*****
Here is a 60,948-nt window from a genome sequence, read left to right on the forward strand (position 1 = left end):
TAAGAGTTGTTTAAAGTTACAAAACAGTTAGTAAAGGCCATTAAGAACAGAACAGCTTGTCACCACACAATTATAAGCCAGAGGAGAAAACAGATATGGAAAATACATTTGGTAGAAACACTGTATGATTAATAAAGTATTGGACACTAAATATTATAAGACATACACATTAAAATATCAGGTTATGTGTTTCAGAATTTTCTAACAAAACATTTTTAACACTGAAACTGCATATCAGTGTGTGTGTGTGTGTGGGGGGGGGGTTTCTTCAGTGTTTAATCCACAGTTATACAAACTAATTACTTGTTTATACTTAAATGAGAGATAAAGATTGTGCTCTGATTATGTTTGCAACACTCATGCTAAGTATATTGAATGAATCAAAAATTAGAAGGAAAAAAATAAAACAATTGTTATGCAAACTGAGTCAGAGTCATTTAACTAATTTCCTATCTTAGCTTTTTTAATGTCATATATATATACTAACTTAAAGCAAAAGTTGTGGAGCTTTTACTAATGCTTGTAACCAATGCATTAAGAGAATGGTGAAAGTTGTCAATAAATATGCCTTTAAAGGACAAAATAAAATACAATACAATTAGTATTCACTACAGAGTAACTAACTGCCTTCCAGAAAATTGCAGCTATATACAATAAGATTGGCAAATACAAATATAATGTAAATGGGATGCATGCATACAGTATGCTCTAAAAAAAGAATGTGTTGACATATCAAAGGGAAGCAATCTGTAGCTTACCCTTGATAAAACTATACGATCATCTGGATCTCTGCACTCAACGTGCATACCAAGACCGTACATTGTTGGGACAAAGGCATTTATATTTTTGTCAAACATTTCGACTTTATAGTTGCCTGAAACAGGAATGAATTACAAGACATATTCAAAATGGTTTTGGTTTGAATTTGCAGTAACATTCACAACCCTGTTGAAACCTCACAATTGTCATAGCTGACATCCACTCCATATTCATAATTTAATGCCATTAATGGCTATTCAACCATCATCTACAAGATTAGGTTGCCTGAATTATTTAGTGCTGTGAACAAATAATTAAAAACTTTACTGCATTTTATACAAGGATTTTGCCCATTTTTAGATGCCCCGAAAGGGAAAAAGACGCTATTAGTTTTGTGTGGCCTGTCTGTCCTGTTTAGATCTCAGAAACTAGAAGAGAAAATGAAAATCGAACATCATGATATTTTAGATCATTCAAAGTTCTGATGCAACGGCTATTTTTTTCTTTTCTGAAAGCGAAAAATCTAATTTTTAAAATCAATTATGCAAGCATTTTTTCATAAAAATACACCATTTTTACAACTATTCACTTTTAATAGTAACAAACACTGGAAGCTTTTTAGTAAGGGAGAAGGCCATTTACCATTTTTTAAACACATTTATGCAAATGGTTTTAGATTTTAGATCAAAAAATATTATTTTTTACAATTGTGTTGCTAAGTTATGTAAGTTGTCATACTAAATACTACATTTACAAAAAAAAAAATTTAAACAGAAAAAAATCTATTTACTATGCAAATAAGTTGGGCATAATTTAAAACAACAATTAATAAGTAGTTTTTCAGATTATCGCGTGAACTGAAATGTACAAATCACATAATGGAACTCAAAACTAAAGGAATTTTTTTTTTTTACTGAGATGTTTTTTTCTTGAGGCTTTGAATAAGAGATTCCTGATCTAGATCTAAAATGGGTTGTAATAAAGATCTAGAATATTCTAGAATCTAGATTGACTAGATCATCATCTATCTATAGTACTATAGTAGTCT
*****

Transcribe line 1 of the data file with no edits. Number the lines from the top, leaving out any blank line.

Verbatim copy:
Here is a 60,948-nt window from a genome sequence, read left to right on the forward strand (position 1 = left end):